OK In Health - Wandering Herbalist

Foodism: The belief that your diet is better than everyone else’s - October 2019

Exploring the need to put labels on diets and make them far more complicated than they need to be.

By Alexis Costello, Kelowna, BC

I encourage people to eat more beans and lentils and they ask if I’m a vegetarian.  I tell people that we don’t drink milk and they ask if I’m vegan.  My office hosts RAW food workshops and they ask if I’m a raw-foodist.

We like to put labels on things don’t we?  When somebody has the label on them that says “vegan” for example, we understand what that means; it makes us feel more comfortable.  What if we were each to simply listen to our own body and give it what it needs for each day? 

I was a vegetarian for about five years.  At the time, I really felt like it was the best health choice for me, but even knowing what I know about supplementation and the importance of iron and B12 I found myself struggling to keep my hemoglobin levels up.  And, once a month or so, I would crave steak; a great big slab of rare meat.  This is slightly traumatic for a vegetarian.  I felt like a traitor to my people for even wanting such a thing.  Then, one day while I was working, it hit me: I spend all day with clients telling them that their body knows exactly what they need for health and that all we need to do is listen to it and here I was denying what my body was telling me month after month, year after year.  So I gave up the label and yes, it was scary. 

The point of this is that we should be treating food as food; not as an ideology, comfort or punishment.  Food is an essential and fun way of taking care of your body; but that idea seems to be getting confusing for many people and the plethora of books on the subject are not making it any easier!  Neither is the condescension of people who choose a certain dietary path and insist on looking down at those who don’t wish to follow.  And let’s not even start on actors who suddenly decide that they should put out a book on diet (Alicia Silverstone?  Really?).  Many people have to consume a limited diet due to allergies or conditions such as celiac or Crohns but when we impose an extremely limited diet on ourselves without medical reasons for it, it can actually be detrimental to health.  In my years as a vegetarian, I met people who thrived on their diet, looked and felt fantastic and were joyful to be around, but I also met a lot of overweight, bleary-eyed and unable to concentrate vegetarians – it simply doesn’t work for everyone.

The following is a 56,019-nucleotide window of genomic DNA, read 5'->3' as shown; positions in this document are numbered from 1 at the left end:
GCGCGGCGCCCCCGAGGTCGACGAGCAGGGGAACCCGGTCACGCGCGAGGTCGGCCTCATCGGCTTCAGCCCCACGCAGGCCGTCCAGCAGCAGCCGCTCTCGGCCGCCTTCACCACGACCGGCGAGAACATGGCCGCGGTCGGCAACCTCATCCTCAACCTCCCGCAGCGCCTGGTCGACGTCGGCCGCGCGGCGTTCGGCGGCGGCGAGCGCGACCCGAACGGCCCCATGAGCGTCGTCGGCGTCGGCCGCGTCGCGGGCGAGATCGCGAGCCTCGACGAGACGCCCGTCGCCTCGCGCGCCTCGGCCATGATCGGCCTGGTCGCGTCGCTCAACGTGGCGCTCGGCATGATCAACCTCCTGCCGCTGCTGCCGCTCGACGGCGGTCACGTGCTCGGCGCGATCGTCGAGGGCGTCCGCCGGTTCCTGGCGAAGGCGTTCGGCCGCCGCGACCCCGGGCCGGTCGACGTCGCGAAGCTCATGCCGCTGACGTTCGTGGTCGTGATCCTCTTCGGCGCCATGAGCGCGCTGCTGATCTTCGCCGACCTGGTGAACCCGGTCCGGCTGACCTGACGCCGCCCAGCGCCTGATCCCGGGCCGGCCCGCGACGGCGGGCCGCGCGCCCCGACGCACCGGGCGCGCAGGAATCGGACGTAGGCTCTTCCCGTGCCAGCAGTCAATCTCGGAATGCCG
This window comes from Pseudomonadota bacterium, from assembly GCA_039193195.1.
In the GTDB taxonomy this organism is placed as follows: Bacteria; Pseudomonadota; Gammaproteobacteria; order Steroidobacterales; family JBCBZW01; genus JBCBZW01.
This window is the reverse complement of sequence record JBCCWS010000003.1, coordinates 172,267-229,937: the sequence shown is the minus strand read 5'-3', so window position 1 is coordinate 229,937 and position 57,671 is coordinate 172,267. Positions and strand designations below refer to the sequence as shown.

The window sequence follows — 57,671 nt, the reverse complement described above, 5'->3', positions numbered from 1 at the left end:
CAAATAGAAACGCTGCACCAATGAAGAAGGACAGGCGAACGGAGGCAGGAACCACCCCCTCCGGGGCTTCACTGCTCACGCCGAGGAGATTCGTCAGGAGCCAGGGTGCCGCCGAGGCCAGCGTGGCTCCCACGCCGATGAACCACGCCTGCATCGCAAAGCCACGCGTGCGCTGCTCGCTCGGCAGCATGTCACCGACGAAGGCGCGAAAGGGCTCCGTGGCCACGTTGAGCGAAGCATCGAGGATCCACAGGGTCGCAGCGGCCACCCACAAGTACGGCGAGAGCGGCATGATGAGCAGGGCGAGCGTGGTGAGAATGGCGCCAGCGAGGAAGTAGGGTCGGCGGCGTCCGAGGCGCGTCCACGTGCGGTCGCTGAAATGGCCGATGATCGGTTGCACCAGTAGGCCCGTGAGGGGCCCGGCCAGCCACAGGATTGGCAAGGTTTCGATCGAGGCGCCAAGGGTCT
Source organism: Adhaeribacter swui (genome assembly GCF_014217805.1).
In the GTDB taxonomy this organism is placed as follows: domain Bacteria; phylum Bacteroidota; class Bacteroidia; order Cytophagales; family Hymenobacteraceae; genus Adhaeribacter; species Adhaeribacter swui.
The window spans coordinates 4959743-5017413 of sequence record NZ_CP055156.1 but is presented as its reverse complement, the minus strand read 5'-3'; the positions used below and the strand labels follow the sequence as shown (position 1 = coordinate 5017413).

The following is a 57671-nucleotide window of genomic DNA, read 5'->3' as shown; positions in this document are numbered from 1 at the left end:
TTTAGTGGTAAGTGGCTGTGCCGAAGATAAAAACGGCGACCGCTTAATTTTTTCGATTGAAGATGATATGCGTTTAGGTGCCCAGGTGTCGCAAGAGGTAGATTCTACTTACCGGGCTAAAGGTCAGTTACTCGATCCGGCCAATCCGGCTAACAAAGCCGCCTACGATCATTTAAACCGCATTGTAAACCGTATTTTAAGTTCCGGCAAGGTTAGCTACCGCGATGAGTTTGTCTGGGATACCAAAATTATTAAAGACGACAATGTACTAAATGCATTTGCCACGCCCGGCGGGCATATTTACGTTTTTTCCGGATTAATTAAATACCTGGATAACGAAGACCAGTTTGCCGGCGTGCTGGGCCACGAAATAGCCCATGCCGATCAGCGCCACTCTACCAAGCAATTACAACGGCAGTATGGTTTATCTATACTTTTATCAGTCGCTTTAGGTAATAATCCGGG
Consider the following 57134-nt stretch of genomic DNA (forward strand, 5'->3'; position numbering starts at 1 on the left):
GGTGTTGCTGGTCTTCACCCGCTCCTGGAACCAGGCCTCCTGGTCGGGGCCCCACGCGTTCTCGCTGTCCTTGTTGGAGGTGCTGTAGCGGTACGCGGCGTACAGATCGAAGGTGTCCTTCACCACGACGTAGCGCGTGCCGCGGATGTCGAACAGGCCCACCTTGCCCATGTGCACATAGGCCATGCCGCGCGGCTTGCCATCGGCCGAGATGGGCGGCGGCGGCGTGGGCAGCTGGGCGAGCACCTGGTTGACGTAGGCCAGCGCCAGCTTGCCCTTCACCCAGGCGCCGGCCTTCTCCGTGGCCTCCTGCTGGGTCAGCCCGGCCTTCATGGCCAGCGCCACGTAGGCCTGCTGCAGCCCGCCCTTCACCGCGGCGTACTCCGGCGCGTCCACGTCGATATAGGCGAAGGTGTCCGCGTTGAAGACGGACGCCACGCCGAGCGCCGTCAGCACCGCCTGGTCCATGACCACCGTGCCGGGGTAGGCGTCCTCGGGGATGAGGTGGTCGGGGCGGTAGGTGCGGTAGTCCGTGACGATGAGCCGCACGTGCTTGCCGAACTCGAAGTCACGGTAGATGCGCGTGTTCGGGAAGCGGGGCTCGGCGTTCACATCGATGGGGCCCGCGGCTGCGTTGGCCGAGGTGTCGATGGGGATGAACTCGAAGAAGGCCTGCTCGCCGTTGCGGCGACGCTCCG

I think we all know what the basic rules of good nutrition are: plenty of fresh fruits, vegetables, nuts and seeds, legumes and whole grains, accompanied (if you choose) by limited processed foods, dairy, sugar and meat.  This information doesn’t change.  It’s not new or trendy and you won’t lose 10 pounds a week eating like this, so it doesn’t sell books.  But it means that you can eat well at home and still have guilt-free cheesecake with the girls on the weekend and not have to hide the fact that you’re salivating at the aroma of your neighbour’s barbeque. 

So let’s dispense with the labels!  Unless you can think of a catchy way to write that I’m a salt loving, salad eating, sashimi devouring, once-a-month-rare-bison-steak craving, whole-grain adoring, vegan baking, anti-white sugar militant…

 

 




Alexis CostelloAlexis's Bio: Alexis Costello is a natural health practitioner specializing in applied kinesiology, Bach Flower Remedies, massage and herbology. Her 'passion for plants' brought her and her family to Costa Rica for six months of adventure studying herbs in the rainforest; learning everything she could from 'curanderos', medicine men, shaman and the local folk medicine. Alexis also runs a fun integrated learning/healing centre called Happily Holistic in Kelowna, Okanagan, BC. Alexis Costello is a proud mommy to ten-year-old twins and a brand new baby. She wants to help other holistic mamas and kids to be their best in this wild world. In the ‘Parenting Tips’ column she write about children's health. Alexis formerly wrote a column on ‘Nutrition’ and "Wandering Herbalist" for OK in Health. - Alexis Costello Website - Email


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Looking for a whole grain to add variety to your dinner plate? Willing to try a new flavor? Consider barley. According to our registered dietitian, one half cup (cooked) provides significant amounts of several nutrients, including folate, iron, zinc, protein, and fiber. You can also use barley in soups, stuffed peppers, pilaf, and hot or cold salads. It is readily available at most supermarkets.


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